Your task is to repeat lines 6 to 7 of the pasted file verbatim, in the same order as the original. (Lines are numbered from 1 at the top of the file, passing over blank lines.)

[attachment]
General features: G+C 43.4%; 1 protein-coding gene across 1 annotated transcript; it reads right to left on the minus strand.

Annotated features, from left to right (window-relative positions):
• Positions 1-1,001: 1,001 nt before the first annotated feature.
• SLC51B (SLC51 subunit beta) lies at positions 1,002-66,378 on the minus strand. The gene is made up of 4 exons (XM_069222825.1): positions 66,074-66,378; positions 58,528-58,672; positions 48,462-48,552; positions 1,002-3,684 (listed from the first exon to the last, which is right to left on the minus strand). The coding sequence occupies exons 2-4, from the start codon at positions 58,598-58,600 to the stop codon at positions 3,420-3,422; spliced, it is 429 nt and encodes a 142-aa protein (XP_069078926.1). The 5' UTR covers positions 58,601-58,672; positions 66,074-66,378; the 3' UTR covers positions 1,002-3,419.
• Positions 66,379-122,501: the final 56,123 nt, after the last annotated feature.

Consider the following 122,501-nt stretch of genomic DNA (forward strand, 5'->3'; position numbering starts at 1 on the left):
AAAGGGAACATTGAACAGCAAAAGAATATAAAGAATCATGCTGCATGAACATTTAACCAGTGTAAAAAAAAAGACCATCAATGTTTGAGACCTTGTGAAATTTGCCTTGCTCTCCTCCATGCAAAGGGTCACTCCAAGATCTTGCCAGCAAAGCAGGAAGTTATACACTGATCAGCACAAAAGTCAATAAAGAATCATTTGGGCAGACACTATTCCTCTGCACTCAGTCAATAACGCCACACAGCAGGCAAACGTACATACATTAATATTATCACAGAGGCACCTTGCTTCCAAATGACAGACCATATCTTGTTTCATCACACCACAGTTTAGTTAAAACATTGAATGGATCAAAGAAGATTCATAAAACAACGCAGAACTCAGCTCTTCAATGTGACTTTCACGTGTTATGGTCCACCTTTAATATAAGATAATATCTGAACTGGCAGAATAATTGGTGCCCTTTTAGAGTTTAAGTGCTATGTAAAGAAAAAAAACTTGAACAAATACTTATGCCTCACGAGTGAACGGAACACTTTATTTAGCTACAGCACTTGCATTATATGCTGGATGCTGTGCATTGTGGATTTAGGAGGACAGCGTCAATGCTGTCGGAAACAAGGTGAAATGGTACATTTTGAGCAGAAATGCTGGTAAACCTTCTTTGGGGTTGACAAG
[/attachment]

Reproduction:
Consider the following 122,501-nt stretch of genomic DNA (forward strand, 5'->3'; position numbering starts at 1 on the left):
AAAGGGAACATTGAACAGCAAAAGAATATAAAGAATCATGCTGCATGAACATTTAACCAGTGTAAAAAAAAAGACCATCAATGTTTGAGACCTTGTGAAATTTGCCTTGCTCTCCTCCATGCAAAGGGTCACTCCAAGATCTTGCCAGCAAAGCAGGAAGTTATACACTGATCAGCACAAAAGTCAATAAAGAATCATTTGGGCAGACACTATTCCTCTGCACTCAGTCAATAACGCCACACAGCAGGCAAACGTACATACATTAATATTATCACAGAGGCACCTTGCTTCCAAATGACAGACCATATCTTGTTTCATCACACCACAGTTTAGTTAAAACATTGAATGGATCAAAGAAGATTCATAAAACAACGCAGAACTCAGCTCTTCAATGTGACTTTCACGTGTTATGGTCCACCTTTAATATAAGATAATATCTGAACTGGCAGAATAATTGGTGCCCTTTTAGAGTTTAAGTGCTATGTAAAGAAAAAAAACTTGAACAAATACTTATGCCTCACGAGTGAACGGAACACTTTATTTAGCTACAGCACTTGCATTATATGCTGGATGCTGTGCATTGTGGATTTAGGAGGACAGCGTCAATGCTGTCGGAAACAAGGTGAAATGGTACATTTTGAGCAGAAATGCTGGTAAACCTTCTTTGGGGTTGACAAG